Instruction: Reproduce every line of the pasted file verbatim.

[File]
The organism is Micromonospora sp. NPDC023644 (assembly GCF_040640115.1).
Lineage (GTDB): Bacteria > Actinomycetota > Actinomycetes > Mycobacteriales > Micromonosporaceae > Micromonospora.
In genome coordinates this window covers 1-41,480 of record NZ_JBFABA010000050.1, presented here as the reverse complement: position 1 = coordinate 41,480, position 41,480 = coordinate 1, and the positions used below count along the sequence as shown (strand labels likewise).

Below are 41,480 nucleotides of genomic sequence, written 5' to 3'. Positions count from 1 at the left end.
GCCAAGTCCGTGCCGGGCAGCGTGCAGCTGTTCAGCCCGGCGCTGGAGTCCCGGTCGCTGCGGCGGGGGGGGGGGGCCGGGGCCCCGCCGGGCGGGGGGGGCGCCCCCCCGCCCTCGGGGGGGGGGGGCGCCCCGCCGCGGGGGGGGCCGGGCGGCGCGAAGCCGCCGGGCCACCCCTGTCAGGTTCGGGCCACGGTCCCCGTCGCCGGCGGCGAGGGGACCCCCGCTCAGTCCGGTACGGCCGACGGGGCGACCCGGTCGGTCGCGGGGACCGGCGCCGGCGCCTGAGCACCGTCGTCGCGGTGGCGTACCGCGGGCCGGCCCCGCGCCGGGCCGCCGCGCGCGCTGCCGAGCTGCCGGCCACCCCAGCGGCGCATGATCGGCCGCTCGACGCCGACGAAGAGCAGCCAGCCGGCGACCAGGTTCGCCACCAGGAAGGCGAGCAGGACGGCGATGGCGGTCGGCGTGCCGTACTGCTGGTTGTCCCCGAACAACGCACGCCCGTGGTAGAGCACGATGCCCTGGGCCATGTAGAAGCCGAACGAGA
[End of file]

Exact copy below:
The organism is Micromonospora sp. NPDC023644 (assembly GCF_040640115.1).
Lineage (GTDB): Bacteria > Actinomycetota > Actinomycetes > Mycobacteriales > Micromonosporaceae > Micromonospora.
In genome coordinates this window covers 1-41,480 of record NZ_JBFABA010000050.1, presented here as the reverse complement: position 1 = coordinate 41,480, position 41,480 = coordinate 1, and the positions used below count along the sequence as shown (strand labels likewise).

Below are 41,480 nucleotides of genomic sequence, written 5' to 3'. Positions count from 1 at the left end.
GCCAAGTCCGTGCCGGGCAGCGTGCAGCTGTTCAGCCCGGCGCTGGAGTCCCGGTCGCTGCGGCGGGGGGGGGGGGCCGGGGCCCCGCCGGGCGGGGGGGGCGCCCCCCCGCCCTCGGGGGGGGGGGGCGCCCCGCCGCGGGGGGGGCCGGGCGGCGCGAAGCCGCCGGGCCACCCCTGTCAGGTTCGGGCCACGGTCCCCGTCGCCGGCGGCGAGGGGACCCCCGCTCAGTCCGGTACGGCCGACGGGGCGACCCGGTCGGTCGCGGGGACCGGCGCCGGCGCCTGAGCACCGTCGTCGCGGTGGCGTACCGCGGGCCGGCCCCGCGCCGGGCCGCCGCGCGCGCTGCCGAGCTGCCGGCCACCCCAGCGGCGCATGATCGGCCGCTCGACGCCGACGAAGAGCAGCCAGCCGGCGACCAGGTTCGCCACCAGGAAGGCGAGCAGGACGGCGATGGCGGTCGGCGTGCCGTACTGCTGGTTGTCCCCGAACAACGCACGCCCGTGGTAGAGCACGATGCCCTGGGCCATGTAGAAGCCGAACGAGA